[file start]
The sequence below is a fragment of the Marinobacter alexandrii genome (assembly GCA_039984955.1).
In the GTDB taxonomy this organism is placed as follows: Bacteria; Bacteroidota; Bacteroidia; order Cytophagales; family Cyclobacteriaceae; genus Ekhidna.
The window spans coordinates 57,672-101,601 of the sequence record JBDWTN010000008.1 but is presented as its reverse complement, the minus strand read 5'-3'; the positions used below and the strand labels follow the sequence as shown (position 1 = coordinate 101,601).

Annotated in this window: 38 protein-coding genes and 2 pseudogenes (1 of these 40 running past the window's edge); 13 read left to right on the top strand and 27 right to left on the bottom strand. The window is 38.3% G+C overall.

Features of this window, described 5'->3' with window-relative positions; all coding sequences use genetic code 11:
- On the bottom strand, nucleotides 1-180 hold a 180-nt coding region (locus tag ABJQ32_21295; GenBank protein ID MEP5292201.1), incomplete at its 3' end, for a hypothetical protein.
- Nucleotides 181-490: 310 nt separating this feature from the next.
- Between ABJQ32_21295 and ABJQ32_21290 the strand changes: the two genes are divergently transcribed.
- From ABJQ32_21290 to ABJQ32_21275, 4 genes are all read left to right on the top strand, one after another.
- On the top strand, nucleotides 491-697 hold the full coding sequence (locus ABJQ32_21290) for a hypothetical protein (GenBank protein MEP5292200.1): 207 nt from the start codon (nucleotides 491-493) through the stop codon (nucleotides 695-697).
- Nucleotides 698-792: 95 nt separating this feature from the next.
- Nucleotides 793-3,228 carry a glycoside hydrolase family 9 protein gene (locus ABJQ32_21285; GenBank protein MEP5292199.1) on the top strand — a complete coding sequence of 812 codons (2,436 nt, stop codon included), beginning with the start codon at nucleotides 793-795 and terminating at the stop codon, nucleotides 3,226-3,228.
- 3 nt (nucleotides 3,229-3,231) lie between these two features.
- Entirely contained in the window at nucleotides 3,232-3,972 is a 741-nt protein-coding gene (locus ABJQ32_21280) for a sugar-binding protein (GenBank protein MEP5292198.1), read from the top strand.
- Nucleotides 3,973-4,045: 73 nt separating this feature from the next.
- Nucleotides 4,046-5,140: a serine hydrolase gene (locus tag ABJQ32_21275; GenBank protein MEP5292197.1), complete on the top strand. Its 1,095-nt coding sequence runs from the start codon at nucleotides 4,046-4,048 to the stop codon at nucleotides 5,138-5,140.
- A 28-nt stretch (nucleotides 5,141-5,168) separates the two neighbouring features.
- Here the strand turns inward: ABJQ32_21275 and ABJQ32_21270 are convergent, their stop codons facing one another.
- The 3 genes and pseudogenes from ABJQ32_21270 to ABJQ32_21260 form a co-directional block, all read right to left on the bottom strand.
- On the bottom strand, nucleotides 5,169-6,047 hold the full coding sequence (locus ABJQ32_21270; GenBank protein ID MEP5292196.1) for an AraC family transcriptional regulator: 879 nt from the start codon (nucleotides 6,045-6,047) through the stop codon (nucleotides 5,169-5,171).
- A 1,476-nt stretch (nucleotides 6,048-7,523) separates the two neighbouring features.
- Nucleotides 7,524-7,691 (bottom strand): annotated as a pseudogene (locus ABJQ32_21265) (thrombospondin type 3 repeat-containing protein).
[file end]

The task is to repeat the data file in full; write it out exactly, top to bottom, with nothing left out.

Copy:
The sequence below is a fragment of the Marinobacter alexandrii genome (assembly GCA_039984955.1).
In the GTDB taxonomy this organism is placed as follows: Bacteria; Bacteroidota; Bacteroidia; order Cytophagales; family Cyclobacteriaceae; genus Ekhidna.
The window spans coordinates 57,672-101,601 of the sequence record JBDWTN010000008.1 but is presented as its reverse complement, the minus strand read 5'-3'; the positions used below and the strand labels follow the sequence as shown (position 1 = coordinate 101,601).

Annotated in this window: 38 protein-coding genes and 2 pseudogenes (1 of these 40 running past the window's edge); 13 read left to right on the top strand and 27 right to left on the bottom strand. The window is 38.3% G+C overall.

Features of this window, described 5'->3' with window-relative positions; all coding sequences use genetic code 11:
- On the bottom strand, nucleotides 1-180 hold a 180-nt coding region (locus tag ABJQ32_21295; GenBank protein ID MEP5292201.1), incomplete at its 3' end, for a hypothetical protein.
- Nucleotides 181-490: 310 nt separating this feature from the next.
- Between ABJQ32_21295 and ABJQ32_21290 the strand changes: the two genes are divergently transcribed.
- From ABJQ32_21290 to ABJQ32_21275, 4 genes are all read left to right on the top strand, one after another.
- On the top strand, nucleotides 491-697 hold the full coding sequence (locus ABJQ32_21290) for a hypothetical protein (GenBank protein MEP5292200.1): 207 nt from the start codon (nucleotides 491-493) through the stop codon (nucleotides 695-697).
- Nucleotides 698-792: 95 nt separating this feature from the next.
- Nucleotides 793-3,228 carry a glycoside hydrolase family 9 protein gene (locus ABJQ32_21285; GenBank protein MEP5292199.1) on the top strand — a complete coding sequence of 812 codons (2,436 nt, stop codon included), beginning with the start codon at nucleotides 793-795 and terminating at the stop codon, nucleotides 3,226-3,228.
- 3 nt (nucleotides 3,229-3,231) lie between these two features.
- Entirely contained in the window at nucleotides 3,232-3,972 is a 741-nt protein-coding gene (locus ABJQ32_21280) for a sugar-binding protein (GenBank protein MEP5292198.1), read from the top strand.
- Nucleotides 3,973-4,045: 73 nt separating this feature from the next.
- Nucleotides 4,046-5,140: a serine hydrolase gene (locus tag ABJQ32_21275; GenBank protein MEP5292197.1), complete on the top strand. Its 1,095-nt coding sequence runs from the start codon at nucleotides 4,046-4,048 to the stop codon at nucleotides 5,138-5,140.
- A 28-nt stretch (nucleotides 5,141-5,168) separates the two neighbouring features.
- Here the strand turns inward: ABJQ32_21275 and ABJQ32_21270 are convergent, their stop codons facing one another.
- The 3 genes and pseudogenes from ABJQ32_21270 to ABJQ32_21260 form a co-directional block, all read right to left on the bottom strand.
- On the bottom strand, nucleotides 5,169-6,047 hold the full coding sequence (locus ABJQ32_21270; GenBank protein ID MEP5292196.1) for an AraC family transcriptional regulator: 879 nt from the start codon (nucleotides 6,045-6,047) through the stop codon (nucleotides 5,169-5,171).
- A 1,476-nt stretch (nucleotides 6,048-7,523) separates the two neighbouring features.
- Nucleotides 7,524-7,691 (bottom strand): annotated as a pseudogene (locus ABJQ32_21265) (thrombospondin type 3 repeat-containing protein).